How Can I Help My Teen Get Through COVID-19 Anxiety?
Many people are struggling with anxiety at this time due to COVID-19, whether they or their loved ones are high-risk for contracting more severe forms of the coronavirus, or due to economic concerns. While adults may have the tools to manage their anxiety, teenagers are also experiencing high levels of anxiety and need the help of their parents to effectively manage their mental health.
As anxiety is one of the common issues teens at Sundance Canyon Academy have struggled with prior to attending our program, we wanted to recommend a number of strategies you can implement to help your teen get through their COVID-19 anxiety.
Help Your Teen Unplug From Social Media
One of the first things you should do is to help your teen unplug from social media. While social media can help your teen connect with family and friends, too much time spent scrolling online can amplify your teen’s feelings of anxiety.
So that your teen doesn’t feel like it is a punishment, you may want to institute social media-free times, such as at meals or a couple of hours before bed. That way, not only your teen can unplug from the constant onslaught of coronavirus news, but you can get a break too.
Go Over COVID-19 Best Practices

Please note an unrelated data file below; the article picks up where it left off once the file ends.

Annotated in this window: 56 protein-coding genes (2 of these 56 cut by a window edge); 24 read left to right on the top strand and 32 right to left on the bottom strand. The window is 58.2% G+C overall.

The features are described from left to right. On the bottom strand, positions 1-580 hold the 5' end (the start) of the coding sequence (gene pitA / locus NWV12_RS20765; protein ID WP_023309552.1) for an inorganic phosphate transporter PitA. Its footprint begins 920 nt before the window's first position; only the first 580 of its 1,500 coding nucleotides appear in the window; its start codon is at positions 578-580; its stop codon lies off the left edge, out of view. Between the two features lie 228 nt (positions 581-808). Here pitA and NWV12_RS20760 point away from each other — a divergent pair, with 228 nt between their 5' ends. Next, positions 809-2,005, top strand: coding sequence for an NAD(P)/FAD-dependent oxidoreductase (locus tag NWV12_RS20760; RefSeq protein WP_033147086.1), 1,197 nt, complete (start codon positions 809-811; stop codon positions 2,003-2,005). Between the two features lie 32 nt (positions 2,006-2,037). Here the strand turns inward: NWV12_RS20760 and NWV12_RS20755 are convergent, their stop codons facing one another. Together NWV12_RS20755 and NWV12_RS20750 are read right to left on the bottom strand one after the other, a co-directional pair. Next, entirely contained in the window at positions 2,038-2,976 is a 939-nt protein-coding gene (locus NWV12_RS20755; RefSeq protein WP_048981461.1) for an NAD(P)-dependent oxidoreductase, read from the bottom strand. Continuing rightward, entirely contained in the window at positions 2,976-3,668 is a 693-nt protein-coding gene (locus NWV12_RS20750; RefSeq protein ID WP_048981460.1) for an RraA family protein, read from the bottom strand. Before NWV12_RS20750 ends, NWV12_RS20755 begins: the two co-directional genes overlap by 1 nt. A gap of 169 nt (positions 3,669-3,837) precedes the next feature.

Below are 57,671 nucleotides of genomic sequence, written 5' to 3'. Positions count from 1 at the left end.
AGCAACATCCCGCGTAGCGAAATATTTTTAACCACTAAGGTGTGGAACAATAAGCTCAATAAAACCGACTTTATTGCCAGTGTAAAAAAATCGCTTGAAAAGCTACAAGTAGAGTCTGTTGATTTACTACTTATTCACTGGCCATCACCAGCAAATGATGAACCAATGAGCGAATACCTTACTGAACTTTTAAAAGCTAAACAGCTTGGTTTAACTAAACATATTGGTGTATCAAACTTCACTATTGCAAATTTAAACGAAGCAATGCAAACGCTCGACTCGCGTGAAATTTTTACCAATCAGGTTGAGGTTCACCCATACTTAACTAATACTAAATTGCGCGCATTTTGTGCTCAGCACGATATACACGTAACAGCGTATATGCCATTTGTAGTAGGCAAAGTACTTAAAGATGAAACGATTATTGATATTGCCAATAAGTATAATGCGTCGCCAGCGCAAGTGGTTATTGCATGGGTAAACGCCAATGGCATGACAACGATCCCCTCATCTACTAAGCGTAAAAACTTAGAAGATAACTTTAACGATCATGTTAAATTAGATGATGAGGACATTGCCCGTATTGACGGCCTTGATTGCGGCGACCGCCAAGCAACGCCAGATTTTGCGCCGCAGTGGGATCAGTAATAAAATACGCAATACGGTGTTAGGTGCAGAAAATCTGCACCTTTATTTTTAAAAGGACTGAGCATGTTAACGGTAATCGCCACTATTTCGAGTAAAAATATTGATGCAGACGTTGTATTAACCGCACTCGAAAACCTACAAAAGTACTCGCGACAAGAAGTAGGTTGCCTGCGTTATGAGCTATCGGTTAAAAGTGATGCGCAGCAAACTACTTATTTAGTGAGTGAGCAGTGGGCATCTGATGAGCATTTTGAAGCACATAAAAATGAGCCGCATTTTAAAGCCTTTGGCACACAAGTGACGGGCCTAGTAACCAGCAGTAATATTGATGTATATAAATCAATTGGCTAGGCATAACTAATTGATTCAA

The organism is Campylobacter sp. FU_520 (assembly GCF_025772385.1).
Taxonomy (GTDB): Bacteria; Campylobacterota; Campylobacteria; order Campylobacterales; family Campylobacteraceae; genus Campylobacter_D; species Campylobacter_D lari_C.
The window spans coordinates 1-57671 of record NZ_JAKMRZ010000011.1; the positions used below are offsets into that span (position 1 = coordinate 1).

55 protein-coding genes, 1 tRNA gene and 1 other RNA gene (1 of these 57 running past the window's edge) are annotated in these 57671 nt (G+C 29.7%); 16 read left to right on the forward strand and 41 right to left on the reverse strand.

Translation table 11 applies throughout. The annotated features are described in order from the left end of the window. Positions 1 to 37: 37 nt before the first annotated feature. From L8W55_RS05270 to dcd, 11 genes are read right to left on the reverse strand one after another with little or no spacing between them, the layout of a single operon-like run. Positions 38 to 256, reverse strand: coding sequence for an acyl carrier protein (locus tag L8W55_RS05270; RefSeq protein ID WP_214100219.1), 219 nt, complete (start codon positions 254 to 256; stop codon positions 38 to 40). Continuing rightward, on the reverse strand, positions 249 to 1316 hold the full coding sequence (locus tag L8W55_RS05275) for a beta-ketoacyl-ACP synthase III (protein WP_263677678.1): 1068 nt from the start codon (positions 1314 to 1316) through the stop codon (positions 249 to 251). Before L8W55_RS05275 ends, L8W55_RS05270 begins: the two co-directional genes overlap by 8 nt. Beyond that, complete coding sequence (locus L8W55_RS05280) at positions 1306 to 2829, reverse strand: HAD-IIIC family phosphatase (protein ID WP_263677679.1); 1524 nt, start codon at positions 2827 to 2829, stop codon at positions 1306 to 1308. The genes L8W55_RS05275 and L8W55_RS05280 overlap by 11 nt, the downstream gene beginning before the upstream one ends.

There is a startling amount of bad information surrounding COVID-19, from conspiracy theories to fear-mongering. To help your teen feel less anxious and out-of-control of their circumstance, go over the CDC coronavirus best practices, some of which are:
Wash hands frequently
Social distance as much as possible
Wear a mask when outside, especially in areas where it is hard to social distance
Stay home when feeling sick
By taking practical precautions recommended by health authorities, your teen can alleviate some of their anxiety, knowing they are doing all they can to prevent getting sick.
Be Appropriately Upfront About Family Finances
Millions of Americans have been financially impacted by COVID-19, which can be a source of anxiety for your teen. While full disclosure about the family finances may not be appropriate, you can discuss in general terms how the family stands. This step can be especially important if your household has experienced layoffs or furloughs.
Also, it can help to talk about how the family can work together to save money, such as taking turns making meals, cutting down on subscriptions, and other cost-saving measures. By helping your teen find actionable ways to contribute to the household, you can help reduce their financial concerns.